January 14, 2008

My 2007 Forrester Research retrospective

Looking back at 2007, I just wanted to compile a list of some of the reports I wrote at Forrester:
  • 11/06, Gen Y Is Truly Different; Design Accordingly - Forrester analyzed survey responses from nearly 50,000 consumers to understand the differences between Gen Y and older generations of consumers. The analysis showed that Gen Yers are more apt to like style, fun, and technology; seek out what's hot; make purchases based on image; consume all types of digital media; and use every wireless service on their mobile phones. Each of these elements creates a different set of design requirements, such as injecting fun and social networking into the experience and developing experiences that bridge the PC and the phone.
  • 10/17, The Gen Y Design Guide - Gen Y consumers are a unique breed. But what exactly makes them different from their elders? Our research unearthed nine attributes of Gen Yers' social, emotional, and mental makeup that shape their perception of interactions. To reach these young consumers, we've identified four design approaches: immediacy, Gen Y literacy, individualism, and social interactivity. To truly engage Gen Y, firms should create a Gen Y advisory board and apply Gen Y design approaches across touchpoints.
  • 9/07, Uploading To Video Portals Isn't Easy - Forrester applied an abridged version of its Web Site Review methodology to the site experiences at five major video portal sites: YouTube, Yahoo! Video, Metacafe, Dailymotion, and Veoh. Our evaluation looked at how well each site supports young adults trying to upload a new video clip. Only YouTube received a passing overall score. Some of the major problems we found across the sites: poor contextual help and deficient privacy information.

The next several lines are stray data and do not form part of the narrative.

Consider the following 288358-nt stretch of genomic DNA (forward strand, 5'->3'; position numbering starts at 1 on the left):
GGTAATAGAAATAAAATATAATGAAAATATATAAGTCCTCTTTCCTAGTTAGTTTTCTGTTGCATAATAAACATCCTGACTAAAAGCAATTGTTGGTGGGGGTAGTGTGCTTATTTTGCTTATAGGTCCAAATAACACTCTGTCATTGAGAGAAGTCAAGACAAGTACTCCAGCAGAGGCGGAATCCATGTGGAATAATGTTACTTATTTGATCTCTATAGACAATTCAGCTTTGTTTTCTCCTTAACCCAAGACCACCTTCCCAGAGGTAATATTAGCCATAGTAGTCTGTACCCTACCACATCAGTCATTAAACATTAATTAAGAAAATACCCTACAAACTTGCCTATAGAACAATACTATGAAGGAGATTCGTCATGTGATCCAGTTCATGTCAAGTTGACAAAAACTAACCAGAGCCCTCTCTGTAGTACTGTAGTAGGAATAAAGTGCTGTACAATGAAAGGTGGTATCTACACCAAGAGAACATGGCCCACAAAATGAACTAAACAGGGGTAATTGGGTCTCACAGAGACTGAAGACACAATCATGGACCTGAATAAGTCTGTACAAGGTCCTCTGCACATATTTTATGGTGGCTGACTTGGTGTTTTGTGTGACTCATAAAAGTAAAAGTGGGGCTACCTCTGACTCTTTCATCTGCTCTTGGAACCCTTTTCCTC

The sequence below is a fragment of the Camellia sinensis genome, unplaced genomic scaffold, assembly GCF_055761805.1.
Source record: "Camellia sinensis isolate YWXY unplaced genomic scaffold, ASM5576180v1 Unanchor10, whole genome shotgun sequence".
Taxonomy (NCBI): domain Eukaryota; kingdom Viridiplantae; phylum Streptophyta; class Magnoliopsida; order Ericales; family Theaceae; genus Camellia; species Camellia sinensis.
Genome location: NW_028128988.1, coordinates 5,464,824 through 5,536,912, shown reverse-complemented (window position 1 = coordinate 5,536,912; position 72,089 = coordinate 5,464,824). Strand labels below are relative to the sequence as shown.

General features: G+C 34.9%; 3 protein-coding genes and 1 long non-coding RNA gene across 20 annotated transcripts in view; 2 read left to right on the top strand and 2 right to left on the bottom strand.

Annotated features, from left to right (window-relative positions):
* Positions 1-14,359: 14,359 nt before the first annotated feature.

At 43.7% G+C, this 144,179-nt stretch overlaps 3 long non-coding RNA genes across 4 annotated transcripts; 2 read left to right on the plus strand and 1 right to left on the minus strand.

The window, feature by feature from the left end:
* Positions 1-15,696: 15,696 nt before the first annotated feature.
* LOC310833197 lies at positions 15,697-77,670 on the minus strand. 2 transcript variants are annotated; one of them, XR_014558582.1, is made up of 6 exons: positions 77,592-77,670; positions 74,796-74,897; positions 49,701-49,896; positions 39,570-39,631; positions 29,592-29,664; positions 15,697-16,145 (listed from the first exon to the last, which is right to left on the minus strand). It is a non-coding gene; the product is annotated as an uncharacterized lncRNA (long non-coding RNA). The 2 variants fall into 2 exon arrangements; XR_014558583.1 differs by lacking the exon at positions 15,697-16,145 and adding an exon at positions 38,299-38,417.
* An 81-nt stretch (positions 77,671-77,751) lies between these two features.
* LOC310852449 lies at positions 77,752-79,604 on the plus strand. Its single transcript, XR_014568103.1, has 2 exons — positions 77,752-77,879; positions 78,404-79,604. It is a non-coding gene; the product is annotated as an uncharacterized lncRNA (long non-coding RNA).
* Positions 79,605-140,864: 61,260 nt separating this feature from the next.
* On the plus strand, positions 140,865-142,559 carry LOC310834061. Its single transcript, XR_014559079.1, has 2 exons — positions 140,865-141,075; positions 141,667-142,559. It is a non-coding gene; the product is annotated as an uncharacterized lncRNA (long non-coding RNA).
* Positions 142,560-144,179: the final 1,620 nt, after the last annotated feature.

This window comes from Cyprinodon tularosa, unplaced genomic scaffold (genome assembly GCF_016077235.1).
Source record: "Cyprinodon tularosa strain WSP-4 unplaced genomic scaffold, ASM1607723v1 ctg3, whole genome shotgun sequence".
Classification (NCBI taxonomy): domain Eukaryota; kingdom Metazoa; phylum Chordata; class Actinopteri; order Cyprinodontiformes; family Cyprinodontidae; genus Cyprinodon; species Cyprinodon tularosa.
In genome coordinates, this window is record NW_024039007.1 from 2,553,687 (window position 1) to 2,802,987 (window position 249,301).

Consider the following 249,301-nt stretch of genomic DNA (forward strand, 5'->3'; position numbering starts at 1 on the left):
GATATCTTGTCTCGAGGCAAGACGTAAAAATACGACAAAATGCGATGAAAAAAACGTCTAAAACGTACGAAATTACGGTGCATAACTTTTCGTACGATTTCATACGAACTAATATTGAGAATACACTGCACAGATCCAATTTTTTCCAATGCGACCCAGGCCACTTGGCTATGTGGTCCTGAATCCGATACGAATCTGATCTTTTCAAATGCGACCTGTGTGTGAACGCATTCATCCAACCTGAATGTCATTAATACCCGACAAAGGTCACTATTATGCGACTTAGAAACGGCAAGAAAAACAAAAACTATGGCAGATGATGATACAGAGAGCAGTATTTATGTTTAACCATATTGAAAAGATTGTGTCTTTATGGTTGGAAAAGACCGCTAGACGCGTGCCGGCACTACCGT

• 8/08, Online Desirability: The Readiness Self-Test - Before diving into desirability-focused projects, Web site owners must first make sure that they've mastered the basics. To help execs gauge whether or not their Web site and their Web organization are ready to move to the next level, we developed two self-tests.
  • 8/07, Desirable Online Experiences: Taking Web Sites Beyond Useful And Usable - Consumers are spending more and more time online, seeking out experiences that are relevant, engaging, and personal. We've explored three tactics for creating desirable online experiences: 1) providing engaging content and functionality, 2) focusing on aesthetics, and 3) incorporating elements of game design.

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